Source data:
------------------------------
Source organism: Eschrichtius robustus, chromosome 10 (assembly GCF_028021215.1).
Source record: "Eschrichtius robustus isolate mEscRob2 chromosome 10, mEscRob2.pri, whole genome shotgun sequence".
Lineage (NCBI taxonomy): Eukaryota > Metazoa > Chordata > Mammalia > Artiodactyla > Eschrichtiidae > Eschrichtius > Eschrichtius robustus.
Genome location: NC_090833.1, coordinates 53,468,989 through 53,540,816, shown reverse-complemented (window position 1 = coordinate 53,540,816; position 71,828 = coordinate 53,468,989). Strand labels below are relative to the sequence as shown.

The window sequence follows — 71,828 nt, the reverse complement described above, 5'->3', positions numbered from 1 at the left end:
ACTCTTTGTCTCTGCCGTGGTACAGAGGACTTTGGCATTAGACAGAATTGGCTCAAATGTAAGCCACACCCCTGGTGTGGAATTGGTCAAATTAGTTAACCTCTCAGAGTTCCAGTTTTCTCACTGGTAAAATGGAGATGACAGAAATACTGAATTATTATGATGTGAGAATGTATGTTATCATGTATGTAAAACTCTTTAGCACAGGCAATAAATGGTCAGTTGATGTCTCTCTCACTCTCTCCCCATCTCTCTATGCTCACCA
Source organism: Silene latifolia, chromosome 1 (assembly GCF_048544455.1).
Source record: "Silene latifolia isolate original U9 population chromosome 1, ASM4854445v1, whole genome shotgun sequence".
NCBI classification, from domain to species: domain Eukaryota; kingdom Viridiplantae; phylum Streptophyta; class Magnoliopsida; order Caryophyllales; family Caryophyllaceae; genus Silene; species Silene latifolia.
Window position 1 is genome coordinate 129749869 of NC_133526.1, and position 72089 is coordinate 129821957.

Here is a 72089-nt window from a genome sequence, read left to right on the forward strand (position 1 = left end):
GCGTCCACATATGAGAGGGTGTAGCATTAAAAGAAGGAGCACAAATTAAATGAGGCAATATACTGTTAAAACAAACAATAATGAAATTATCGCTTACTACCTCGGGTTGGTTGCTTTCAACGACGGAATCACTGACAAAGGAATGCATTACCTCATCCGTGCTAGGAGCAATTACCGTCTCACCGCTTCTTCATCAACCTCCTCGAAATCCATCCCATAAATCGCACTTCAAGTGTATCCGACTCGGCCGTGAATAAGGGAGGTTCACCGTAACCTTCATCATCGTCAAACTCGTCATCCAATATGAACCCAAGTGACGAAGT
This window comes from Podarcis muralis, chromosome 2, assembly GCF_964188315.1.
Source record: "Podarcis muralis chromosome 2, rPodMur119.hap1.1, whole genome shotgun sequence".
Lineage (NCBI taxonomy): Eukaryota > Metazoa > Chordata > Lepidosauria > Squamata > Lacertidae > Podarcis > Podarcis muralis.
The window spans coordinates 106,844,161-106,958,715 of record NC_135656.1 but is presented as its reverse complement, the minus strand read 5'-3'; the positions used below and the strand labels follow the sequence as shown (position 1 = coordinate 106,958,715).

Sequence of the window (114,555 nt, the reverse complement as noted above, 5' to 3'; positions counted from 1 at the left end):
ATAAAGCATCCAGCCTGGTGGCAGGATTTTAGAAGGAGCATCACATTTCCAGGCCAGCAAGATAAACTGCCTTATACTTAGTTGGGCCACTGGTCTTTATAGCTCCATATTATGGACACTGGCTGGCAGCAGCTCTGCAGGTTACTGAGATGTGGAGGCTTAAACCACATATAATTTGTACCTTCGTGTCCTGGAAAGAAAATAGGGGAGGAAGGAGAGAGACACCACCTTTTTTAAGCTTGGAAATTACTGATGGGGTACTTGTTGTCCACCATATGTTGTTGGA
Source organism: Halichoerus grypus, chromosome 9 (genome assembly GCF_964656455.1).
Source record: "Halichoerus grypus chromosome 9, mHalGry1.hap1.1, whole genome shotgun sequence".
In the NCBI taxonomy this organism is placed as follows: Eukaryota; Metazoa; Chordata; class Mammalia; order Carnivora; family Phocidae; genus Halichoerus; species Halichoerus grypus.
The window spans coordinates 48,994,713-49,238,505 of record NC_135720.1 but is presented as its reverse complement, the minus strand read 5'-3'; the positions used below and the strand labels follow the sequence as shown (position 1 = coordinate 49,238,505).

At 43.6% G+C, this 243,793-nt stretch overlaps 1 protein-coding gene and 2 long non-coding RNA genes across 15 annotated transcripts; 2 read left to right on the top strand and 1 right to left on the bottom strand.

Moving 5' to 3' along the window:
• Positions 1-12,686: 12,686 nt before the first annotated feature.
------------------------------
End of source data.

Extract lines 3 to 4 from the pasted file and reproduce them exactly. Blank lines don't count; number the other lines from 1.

Lineage (NCBI taxonomy): Eukaryota > Metazoa > Chordata > Mammalia > Artiodactyla > Eschrichtiidae > Eschrichtius > Eschrichtius robustus.
Genome location: NC_090833.1, coordinates 53,468,989 through 53,540,816, shown reverse-complemented (window position 1 = coordinate 53,540,816; position 71,828 = coordinate 53,468,989). Strand labels below are relative to the sequence as shown.